When you can do this, you’ll start realizing how easy the test actually is. If you just take your time, you start getting 100% of the questions you attempt correct. Then you can think about the next step.
To score 160, you need 54 total questions correct on the most recent test. That’s an average of 18 per section. Again, the calm approach is the easiest. Do 16 questions with near-perfect accuracy, and guess on the remaining questions. There’s your 160.
At this level, you start to encounter some of the medium-difficulty questions that appear in the middle of each section. But, if you’re focused on accuracy, you realize that these questions, too, are actually easy. Yes, they require careful attention. But there’s only one answer that conceivably answers any question, and the four wrong answers are trash. When you do 16 questions per section, you still guess on all of the test’s hardest questions, but you beat over 75 percent of all test-takers on the 120–180 scale.
And you’re well justified in looking for more.
To score 170 (a score achieved by about three in one hundred), you need about 22 points per section. The easiest way to do this, by far, is to be perfect on the ones you attempt. You tackle some of the test’s hardest questions at this level, but not all of them—you’re comfortable with a few guesses at the end of each section because you’re confident that you’re going to get paid for all of the work you do. The hard ones require even more time and attention—if you try to rush, you’re sure to fall into carefully laid traps.
You should only consider each next step if you’ve built a rock-solid foundation on the step below.
To score 180 (a score achieved by maybe one in one thousand), you need to get virtually every question on the test correct. On the most recent scoring scale, you could make just a single mistake on the entire test and still score 180.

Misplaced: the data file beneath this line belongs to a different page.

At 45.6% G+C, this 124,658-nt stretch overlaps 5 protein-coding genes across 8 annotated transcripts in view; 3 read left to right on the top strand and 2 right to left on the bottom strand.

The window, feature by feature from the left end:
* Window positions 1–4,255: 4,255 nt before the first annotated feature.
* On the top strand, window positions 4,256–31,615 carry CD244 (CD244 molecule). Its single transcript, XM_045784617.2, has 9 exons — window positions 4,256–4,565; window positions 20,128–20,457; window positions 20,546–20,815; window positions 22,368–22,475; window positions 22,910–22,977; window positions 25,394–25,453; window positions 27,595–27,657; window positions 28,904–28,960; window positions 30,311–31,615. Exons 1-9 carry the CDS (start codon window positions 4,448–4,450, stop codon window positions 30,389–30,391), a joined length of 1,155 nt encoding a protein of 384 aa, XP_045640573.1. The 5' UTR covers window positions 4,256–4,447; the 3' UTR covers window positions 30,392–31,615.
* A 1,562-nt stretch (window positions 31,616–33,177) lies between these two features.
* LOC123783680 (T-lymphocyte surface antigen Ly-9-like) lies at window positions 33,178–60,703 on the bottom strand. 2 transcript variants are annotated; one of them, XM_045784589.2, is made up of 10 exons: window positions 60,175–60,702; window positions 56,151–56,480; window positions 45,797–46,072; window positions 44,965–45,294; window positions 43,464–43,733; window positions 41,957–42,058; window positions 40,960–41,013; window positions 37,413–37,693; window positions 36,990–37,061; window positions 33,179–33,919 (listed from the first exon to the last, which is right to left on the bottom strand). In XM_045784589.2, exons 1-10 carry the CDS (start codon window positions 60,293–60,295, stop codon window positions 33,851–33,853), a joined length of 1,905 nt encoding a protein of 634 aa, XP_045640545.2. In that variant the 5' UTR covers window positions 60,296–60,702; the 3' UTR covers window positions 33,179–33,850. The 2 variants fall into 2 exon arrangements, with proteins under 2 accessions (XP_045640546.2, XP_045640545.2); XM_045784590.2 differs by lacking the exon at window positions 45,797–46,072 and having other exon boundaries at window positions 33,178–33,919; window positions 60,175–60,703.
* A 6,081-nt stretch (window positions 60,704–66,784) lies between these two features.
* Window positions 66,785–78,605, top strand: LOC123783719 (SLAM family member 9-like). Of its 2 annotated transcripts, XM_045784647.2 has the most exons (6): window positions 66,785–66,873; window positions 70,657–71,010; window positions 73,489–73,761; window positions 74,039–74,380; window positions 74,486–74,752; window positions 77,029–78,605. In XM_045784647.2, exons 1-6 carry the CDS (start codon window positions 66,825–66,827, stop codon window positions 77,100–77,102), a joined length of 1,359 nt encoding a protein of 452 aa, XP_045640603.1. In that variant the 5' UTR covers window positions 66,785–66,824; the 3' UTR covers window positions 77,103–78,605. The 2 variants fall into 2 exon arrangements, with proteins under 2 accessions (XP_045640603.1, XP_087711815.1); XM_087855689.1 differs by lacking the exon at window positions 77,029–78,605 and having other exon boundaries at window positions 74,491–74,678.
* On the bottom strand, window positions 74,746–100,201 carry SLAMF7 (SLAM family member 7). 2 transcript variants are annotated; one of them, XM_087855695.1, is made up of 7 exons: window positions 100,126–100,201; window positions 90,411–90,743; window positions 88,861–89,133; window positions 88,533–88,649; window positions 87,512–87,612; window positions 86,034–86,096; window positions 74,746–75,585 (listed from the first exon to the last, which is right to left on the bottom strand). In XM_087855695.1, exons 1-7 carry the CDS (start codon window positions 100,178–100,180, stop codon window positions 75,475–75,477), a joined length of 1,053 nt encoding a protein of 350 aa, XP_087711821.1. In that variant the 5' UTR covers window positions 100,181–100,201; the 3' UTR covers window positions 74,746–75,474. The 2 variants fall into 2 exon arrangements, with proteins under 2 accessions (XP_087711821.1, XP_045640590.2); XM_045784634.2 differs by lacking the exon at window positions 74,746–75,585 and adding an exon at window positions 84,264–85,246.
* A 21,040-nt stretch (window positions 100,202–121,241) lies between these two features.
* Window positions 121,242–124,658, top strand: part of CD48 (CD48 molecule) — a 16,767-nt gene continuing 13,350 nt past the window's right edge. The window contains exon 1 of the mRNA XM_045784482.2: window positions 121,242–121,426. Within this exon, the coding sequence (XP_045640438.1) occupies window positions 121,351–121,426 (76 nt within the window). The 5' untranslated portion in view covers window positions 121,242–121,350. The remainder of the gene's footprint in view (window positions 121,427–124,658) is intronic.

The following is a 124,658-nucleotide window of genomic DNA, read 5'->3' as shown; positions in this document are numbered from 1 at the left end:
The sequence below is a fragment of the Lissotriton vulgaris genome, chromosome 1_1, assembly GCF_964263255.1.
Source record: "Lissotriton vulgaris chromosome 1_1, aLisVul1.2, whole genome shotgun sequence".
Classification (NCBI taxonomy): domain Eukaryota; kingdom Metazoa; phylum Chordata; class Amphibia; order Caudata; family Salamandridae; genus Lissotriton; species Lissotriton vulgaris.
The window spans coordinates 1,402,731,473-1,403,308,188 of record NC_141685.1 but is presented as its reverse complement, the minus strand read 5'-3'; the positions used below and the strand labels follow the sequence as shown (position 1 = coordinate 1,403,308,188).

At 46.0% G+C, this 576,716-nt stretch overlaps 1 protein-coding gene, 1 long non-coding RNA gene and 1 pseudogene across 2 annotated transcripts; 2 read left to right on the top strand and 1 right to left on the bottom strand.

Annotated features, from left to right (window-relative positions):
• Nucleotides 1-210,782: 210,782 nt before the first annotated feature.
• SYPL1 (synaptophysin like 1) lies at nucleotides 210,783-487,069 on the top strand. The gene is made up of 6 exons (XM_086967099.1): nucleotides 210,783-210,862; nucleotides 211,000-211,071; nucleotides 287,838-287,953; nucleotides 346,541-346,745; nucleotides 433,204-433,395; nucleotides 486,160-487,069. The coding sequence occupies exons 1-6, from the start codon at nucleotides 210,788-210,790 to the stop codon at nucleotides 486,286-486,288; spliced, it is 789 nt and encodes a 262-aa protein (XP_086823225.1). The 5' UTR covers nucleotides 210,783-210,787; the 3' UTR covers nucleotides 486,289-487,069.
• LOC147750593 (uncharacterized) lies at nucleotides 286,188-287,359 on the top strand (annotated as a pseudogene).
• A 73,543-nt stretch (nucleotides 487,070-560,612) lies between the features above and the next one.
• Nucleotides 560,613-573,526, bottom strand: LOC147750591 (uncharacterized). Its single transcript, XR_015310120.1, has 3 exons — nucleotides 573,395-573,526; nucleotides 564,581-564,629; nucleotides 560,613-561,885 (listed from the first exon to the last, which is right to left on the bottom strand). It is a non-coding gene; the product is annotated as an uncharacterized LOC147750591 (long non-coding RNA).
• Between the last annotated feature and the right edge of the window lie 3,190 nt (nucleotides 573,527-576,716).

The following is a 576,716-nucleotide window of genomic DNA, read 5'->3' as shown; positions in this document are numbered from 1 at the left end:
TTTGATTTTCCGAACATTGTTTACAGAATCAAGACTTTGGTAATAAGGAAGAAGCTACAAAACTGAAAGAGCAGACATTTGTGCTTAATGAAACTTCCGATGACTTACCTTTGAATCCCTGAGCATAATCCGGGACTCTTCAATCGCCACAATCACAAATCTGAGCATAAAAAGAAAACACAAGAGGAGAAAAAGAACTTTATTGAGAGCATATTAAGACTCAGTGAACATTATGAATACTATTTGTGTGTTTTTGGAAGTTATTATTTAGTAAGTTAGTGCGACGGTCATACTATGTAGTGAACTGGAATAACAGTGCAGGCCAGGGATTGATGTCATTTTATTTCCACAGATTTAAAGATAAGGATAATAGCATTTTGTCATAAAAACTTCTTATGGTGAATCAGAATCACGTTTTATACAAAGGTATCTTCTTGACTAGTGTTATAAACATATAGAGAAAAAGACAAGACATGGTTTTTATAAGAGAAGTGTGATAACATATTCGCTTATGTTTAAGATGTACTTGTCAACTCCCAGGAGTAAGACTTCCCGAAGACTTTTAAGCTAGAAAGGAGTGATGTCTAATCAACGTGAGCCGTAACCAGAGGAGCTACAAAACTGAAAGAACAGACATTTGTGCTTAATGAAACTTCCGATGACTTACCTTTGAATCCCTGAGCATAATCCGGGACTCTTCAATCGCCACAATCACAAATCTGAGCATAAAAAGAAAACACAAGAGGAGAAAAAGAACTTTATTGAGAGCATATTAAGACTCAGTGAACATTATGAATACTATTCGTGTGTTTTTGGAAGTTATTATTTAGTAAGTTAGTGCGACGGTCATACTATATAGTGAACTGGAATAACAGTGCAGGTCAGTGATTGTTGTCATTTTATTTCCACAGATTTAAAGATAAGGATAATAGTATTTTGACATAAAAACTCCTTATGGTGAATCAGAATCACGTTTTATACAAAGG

At every level, it’s critical that you are perfect at the beginning of each section. It’s much easier to make the leap from 150 to 160 if you never make mistakes on the first 10 questions. It’s nearly impossible to go from 160 to 170 if you ever make mistakes on the first 15. If you’re going to score 180, you’re going to need to be perfect on the entire test.
At every level, no matter what your long-term goal is, you should focus on accuracy on the questions you attempt. Otherwise, you miss the easy ones in a rush to tackle the harder ones.
Eventually, if you remain vigilant about your accuracy, you’ll have an experience like the one I shared at the top of this email. You’ll score higher than you’ve ever scored before, and you’ll do it without breaking a sweat. When you do, feel free to celebrate. It won’t have been “an easy test”—you’ll just have realized how easy they all are.
Thank you for your feedback on these LSAT lessons. My email address is firstname.lastname@example.org—I’d love to hear your thoughts. Oh, and I’m holding a free LSAT study group on Zoom. All you need is a Demon Free (or paid) account. I hope you’ll join me and help spread the word.
Next week, I’ll write about mastering the LSAT in just one hour per day.